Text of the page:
public void delete(String uuid) {
        // Some logic...
    }
}

Nothing fancy here. Just some basic Java code... Now get ready for some magic!

 

Expose the business logic as a Web-Service

This is where things get interesting. We are going expose the business logic created above as REST Web-Services without writing any extra code, by sprinkling a few Java annotations on the classes we already have. To be as flexible as possible, we want our Web-Services to be able to consume and produce data in XML as well JSON. CXF supports both out of the box, and, in a lot of cases, all you need to do is add the @XmlRootElement annotation on your User class declaration:

@XmlRootElement(name = "user")
public class User {
    // Same code as before...
}

With this, instances of the User class can be serialized to / deserialized from: 

XML:

<user>
    <uuid>550e8400-e29b-41d4-a716-446655440000</uuid>
    <email>christophe.levesque@...com</email>
    <firstName>Christophe<firstName>
    <lastName>Levesque</lastName>
</user>

or JSON:

{
    "uuid": "550e8400-e29b-41d4-a716-446655440000",
    "email": "christophe.levesque@...com",
    "firstName": "Christophe",
    "lastName": "Levesque"
}

We can now use the JAX-RS annotations on the interface we created earlier to declare our Web-Services:

@Path("v1")
public interface UserService {
    @POST
    @Path("users")
    @Consumes({ MediaType.APPLICATION_XML, MediaType.APPLICATION_JSON })
    @Produces({ MediaType.APPLICATION_XML, MediaType.APPLICATION_JSON })
    public User create(User user);

    @GET
    @Path("users/{uuid}")
    @Consumes({ MediaType.APPLICATION_XML, MediaType.APPLICATION_JSON })
    @Produces({ MediaType.APPLICATION_XML, MediaType.APPLICATION_JSON })
    public User read(@PathParam("uuid") String uuid);

    @PUT
    @Path("users/{uuid}")
    @Consumes({ MediaType.APPLICATION_XML, MediaType.APPLICATION_JSON })
    @Produces({ MediaType.APPLICATION_XML, MediaType.APPLICATION_JSON })
    public void update(@PathParam("uuid") String uuid, User user);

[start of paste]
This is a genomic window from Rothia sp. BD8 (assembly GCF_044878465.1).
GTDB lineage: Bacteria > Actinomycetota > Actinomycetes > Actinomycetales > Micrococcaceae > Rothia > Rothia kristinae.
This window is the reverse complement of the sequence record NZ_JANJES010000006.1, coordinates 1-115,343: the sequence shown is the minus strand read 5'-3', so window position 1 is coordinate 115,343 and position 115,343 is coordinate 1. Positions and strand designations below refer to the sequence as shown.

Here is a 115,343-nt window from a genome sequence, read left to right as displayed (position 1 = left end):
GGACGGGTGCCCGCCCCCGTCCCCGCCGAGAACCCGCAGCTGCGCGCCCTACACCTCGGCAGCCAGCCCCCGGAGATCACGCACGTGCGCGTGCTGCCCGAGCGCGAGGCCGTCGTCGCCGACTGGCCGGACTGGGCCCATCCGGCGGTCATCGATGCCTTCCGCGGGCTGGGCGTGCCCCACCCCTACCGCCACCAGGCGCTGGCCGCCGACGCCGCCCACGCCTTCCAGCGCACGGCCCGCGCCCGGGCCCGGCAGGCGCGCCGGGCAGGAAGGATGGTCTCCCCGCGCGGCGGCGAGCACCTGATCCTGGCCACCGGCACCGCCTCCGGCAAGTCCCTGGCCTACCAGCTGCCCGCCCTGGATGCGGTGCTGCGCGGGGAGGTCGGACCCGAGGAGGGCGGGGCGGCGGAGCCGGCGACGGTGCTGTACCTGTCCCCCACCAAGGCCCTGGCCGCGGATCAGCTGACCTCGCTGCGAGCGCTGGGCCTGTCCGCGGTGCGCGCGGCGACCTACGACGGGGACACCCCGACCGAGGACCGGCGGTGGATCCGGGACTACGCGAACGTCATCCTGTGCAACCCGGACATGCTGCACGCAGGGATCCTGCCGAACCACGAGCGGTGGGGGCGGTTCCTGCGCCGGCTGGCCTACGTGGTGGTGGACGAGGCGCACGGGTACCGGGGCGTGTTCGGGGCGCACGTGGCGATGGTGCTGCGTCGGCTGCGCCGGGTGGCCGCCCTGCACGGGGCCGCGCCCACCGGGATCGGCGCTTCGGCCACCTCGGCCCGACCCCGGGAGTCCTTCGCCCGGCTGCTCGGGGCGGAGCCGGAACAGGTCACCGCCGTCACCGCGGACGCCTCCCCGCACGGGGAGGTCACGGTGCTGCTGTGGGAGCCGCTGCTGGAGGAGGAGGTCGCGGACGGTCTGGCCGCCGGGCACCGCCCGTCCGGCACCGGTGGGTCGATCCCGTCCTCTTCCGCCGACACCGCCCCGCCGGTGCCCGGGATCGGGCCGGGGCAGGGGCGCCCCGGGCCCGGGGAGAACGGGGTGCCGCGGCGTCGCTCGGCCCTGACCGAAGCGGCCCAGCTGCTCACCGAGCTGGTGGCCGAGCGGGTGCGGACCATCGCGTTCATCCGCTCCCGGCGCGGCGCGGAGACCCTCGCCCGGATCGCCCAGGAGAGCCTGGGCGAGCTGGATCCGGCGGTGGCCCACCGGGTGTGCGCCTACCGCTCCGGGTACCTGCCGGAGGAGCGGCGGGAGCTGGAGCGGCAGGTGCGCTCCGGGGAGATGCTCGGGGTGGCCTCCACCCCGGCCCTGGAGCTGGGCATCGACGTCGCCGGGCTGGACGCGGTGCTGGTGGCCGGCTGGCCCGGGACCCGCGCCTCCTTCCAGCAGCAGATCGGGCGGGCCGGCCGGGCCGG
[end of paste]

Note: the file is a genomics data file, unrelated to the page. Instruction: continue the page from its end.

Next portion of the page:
@DELETE
    @Path("users/{uuid}")
    @Consumes({ MediaType.APPLICATION_XML, MediaType.APPLICATION_JSON })
    @Produces({ MediaType.APPLICATION_XML, MediaType.APPLICATION_JSON })
    public void delete(@PathParam("uuid") String uuid);
}

These annotations map URL paths and HTTP verbs (GET, POST...) to the methods we created.

Reference: http://cxf.apache.org/docs/jax-rs-basics.html

Last bit of configuration is to add our Spring bean "userService" to the list of CXF service beans in applicationContext-cxf.xml:

<?xml version="1.0" encoding="UTF-8"?>
<beans ...>
...
    <jaxrs:server id="restContainer" address="/">
        <jaxrs:serviceBeans>
            <ref bean="userService" />
        </jaxrs:serviceBeans>
    </jaxrs:server>
</beans>

And voila! You have now implemented a set of RESTful Web-Services to manage users. You can create a user by POSTing XML or JSON to http://yourhost/api/v1/users, read info about a user at http://yourhost/api/v1/users/550e8400-e29b-41d4-a716-446655440000, etc. CXF will automatically detect which media type to use from the "Accept" or "Content-Type" header of your HTTP request. More advanced topic notes:

  • You can configure CXF to use other (de)serializers than the packages ones (like the excellent Jackson JSON processor) or implement your own
  • You can map exceptions thrown by your API to particular HTTP status codes (403, 404, 500...) using beans implementing javax.ws.rs.ext.ExceptionMapper
  • You can (and should) configure CXF to secure your APIs (start with http://cxf.apache.org/docs/secure-jax-rs-services.html)
  • You can also easily implement clients for RESTful Web-Services using org.apache.cxf.jaxrs.client.JAXRSClientFactory

Tags for this Post

apache cxf jax-rs jee rest rest web services
Photo of Christophe Levesque Posted by Christophe Levesque on Monday, September 26th, 2011